Osteoporosis is a disease that occurs in women after menopause, and young boys and girls, who have experienced a sudden or sudden acceleration of bone loss.
Current therapies are effective in reducing fracture risk, but they do not modify the rate of bone loss even in patients with established osteoporosis. Thus, the goal of medical treatment should be to reduce fracture risk, without altering bone mineral density or the rate of bone loss.
Treatment options for osteoporosis include calcium supplements, bisphosphonates, and hormone replacement therapy. These treatments are given to symptomatic persons as well as for the purpose of preventing osteoporosis. Osteoporosis may be prevented through lifestyle and behavioral modifications.
Approximately 33 million women and men in the United States, ages 55 and older, have OP. A higher education attainment decreases the risk of OP in all age groups and among both females and males. For all age groups, postmenopausal women have the lowest risk of OP.
The lack of vitamin D in winter may play a role in bone loss associated with osteoporosis. Low dietary calcium (e.g., <500 mg/day) appears to be linked to osteoporosis, but further research in this area has been challenging.
Signs of osteoporosis may include feeling a strong, persistent, and ongoing need to stand up with one leg in the morning for a while as opposed to standing up or sitting down gradually.\n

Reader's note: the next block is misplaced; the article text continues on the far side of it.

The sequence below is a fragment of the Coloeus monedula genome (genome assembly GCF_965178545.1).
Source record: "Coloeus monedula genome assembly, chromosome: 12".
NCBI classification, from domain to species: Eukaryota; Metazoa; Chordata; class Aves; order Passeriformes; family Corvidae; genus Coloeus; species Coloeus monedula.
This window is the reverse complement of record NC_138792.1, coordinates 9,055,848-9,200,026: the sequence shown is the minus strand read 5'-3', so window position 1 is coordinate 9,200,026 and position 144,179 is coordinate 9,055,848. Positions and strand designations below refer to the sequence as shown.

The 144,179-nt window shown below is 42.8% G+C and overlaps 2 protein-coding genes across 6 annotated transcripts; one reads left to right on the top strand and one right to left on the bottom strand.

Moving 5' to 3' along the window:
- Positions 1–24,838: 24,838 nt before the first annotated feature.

Recent findings demonstrates the safety of a 10-week resistance exercise program for healthy middle-aged men and women. Ten minutes of strength/sprint endurance training per day at an intensity of around 75-85 % one-repetition max. is recommended for health benefits in healthy middle-aged and older people.
The average age of those who get osteoporosis or who are at risk for osteoporosis is 65, the same as that for older adults in general. Osteoporosis is a common condition, affecting more than 8 percent of women aged 60 and more and more than half of women over the age of 80. The most common sites of osteonecrosis in postmenopausal women are the vertebrae, femur, and hip. The term vertebral fragility fracture may be used to refer specifically to vertebral osteoporotic changes rather than to osteoporotic vertebral instability.
In a recent study, findings identified a high prevalence of anemia among the osteoporotic population. This finding can possibly be related to the anemia associated with Vitamin D deficiency.
The majority of patients in this study reported a significant improvement in general and specific health-related QoL after 10 weeks of resistance exercise training program for osteoporosis.
Ten weeks of supervised RT is superior to free-weights for restoring bone density in elderly men and women after 1 year. There is a need to address a critical knowledge gap for clinicians and educators concerning RT, such as the level of intensity and volume-intensity of training necessary to achieve significant results.
10 weeks of home-based high-intensity resistance exercise training resulted in significant improvements in trabecular micro-hardness, cancellous volumetric bone density and other bone structural parameters compared with a placebo. These changes occurred over a 4-week baseline training phase.